Synchronet v3.16c-Win32 (install) has been released (Aug-2015).

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JavaScript

Synchronet uses Mozilla's JavaScript engine (a.k.a. JavaScript-C or “SpiderMonkey”) for its preferred local scripting environment.

Versions

  • Synchronet v3.14 used JavaScript v1.5.0
  • Synchronet v3.15 used JavaScript v1.7.0
  • Synchronet v3.16 uses JavaScript v1.8.5

About

You can learn about the core JavaScript language and object model from the following documents:

JavaScript is an established, mature scripting language syntactically similar to C++ and Java.

JavaScript is not Java.

The ECMA and ISO standards organizations have standardized the core JavaScript language in ECMA-262 (ECMAScript) and ISO-16262.

Baja and JavaScript

Baja is the original scripting language of Synchronet (introduced in v2.0, 1994), used to create Synchronet-specific modules and command shells. Baja was originally designed as a simple BASIC-like language for controlling the display of menus and command prompts, accepting commands from the user and passing on control to high-level BBS functions. Over the years, Baja has been extended and enhanced to allow a high-level of functionality, but it was never going to reach the power and flexibility of JavaScript.

For example Baja modules and command shells, see the .src files in your Synchronet exec directory.

For the foreseeable future Baja modules and command-shells will continue to be supported in Synchronet, but sysops and developers are encouraged to use JavaScript instead of Baja moving forward. With very few exceptions, everything that can be done in a Baja module can be done in a JavaScript module, and much much more.

Eventually, all the stock command-shells and external modules will be converted to JavaScript.

JavaScript Files

JavaScript files are just ASCII text files. They are normally named with a .js file extension and located in your Synchronet exec directory or with a .ssjs file extension and located in your Synchronet web hierarchy. JavaScript files do not need to be compiled. JavaScript files are loaded into memory at the time of execution, so a change to a JavaScript file will take effect the next time that file is executed (no recycling of servers is normally required).

For example JavaScript modules and services, see the .js files in your Synchronet exec directory.

Modified stock .js files should be placed in your Synchronet mods directory to prevent over-writing by future upgrades.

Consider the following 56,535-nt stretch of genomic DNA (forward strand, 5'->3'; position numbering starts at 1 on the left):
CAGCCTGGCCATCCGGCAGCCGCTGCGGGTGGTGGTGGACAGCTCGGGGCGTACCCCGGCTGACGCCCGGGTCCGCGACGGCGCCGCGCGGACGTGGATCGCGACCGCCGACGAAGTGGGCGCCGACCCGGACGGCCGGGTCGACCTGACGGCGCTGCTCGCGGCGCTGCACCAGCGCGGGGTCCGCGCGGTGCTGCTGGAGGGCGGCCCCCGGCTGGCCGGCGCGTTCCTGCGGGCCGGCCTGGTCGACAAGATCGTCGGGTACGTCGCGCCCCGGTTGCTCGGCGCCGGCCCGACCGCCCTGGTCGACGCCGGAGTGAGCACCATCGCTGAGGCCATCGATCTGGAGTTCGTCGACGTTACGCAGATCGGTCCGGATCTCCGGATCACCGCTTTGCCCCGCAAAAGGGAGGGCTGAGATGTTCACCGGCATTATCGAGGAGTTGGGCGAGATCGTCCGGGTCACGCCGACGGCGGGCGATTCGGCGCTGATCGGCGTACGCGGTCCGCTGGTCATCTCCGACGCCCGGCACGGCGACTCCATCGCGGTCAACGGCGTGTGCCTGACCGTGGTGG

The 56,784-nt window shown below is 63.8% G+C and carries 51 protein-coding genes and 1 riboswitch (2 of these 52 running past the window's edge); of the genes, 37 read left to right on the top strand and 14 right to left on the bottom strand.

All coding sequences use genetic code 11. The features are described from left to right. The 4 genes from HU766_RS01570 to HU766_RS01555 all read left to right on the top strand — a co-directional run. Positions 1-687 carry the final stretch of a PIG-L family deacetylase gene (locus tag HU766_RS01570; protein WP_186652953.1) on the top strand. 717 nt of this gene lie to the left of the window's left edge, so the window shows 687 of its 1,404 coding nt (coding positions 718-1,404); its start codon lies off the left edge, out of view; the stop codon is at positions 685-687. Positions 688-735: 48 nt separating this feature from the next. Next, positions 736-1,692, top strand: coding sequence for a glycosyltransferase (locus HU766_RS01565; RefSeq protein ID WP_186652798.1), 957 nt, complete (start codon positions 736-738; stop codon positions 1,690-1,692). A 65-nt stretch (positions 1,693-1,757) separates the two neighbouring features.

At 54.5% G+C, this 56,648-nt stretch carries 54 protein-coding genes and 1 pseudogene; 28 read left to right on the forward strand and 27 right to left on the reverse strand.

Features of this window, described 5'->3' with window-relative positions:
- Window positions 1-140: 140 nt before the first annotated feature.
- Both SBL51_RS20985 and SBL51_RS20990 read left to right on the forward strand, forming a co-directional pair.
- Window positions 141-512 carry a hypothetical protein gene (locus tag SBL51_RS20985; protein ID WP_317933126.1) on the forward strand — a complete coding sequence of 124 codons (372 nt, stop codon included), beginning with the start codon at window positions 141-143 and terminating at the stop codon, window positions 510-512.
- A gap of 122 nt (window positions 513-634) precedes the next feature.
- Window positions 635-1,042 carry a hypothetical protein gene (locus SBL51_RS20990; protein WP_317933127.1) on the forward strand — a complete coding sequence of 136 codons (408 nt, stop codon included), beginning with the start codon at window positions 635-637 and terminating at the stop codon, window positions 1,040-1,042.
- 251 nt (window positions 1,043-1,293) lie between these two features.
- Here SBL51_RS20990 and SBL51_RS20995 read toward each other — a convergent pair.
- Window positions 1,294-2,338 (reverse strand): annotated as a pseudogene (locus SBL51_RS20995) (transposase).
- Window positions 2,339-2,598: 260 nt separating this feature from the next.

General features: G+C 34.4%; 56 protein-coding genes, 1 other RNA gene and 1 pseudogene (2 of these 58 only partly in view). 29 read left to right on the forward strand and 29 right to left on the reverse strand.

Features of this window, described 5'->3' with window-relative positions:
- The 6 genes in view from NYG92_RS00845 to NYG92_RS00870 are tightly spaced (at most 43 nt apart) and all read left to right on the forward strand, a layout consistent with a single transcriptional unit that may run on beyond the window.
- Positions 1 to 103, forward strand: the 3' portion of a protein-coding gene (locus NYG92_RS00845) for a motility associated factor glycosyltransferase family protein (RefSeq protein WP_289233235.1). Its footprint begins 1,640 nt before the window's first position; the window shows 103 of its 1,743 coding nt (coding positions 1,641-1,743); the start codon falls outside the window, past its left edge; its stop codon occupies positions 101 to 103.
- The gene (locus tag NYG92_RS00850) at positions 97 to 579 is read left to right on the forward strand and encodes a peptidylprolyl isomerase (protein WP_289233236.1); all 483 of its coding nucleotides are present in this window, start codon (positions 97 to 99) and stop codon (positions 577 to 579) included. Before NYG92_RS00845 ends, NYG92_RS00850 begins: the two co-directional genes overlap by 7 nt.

Integration

JavaScript files can be executed from:

as a timed event, external program (door), login/logon/newuser module, basically anywhere a Baja module or executable can be launched

dynamically generates HTML files, see web/root/*.ssjs

dynamically generates HTML index files, see exec/ftp-html.js and exec/ftp-web-html.js

all services at this time (both static and dynamic) are written in JavaScript, see exec/*service.js and ctrl/services.ini

inbound mail processors may be written in JavaScript, see exec/mailproc_example.js and ctrl/mailproc.ini

some script files may be executed outside of Synchronet (e.g. as a CGI script or daemon) using jsexec, examples: ircd.js, newslink.js

From the Terminal Server, a JavaScript file is executed on a native command-line by placing a question mark (?) at the beginning of the command-line before the JavaScript file name (in scfg). It is not necessary to specify the .js portion of the file name on the command-line. For example, the command-line to execute the file exec/newslink.js would be “?newslink” or “?newslink.js”.

From within a Baja module, a JavaScript file may be executed using the following Baja code:

exec "?modname" # where modname is the JavaScript file.

Object Model

Synchronet has its own constantly evolving JavaScript object model (containing classes, objects, methods, and properties), not to be confused with the Document Object Model (DOM) used in web browsers. In order to fully understand the capabilities of JavaScript modules in Synchronet, you must familiarize yourself with Core JavaScript as well as the Synchronet JavaScript Object Model.

See Also


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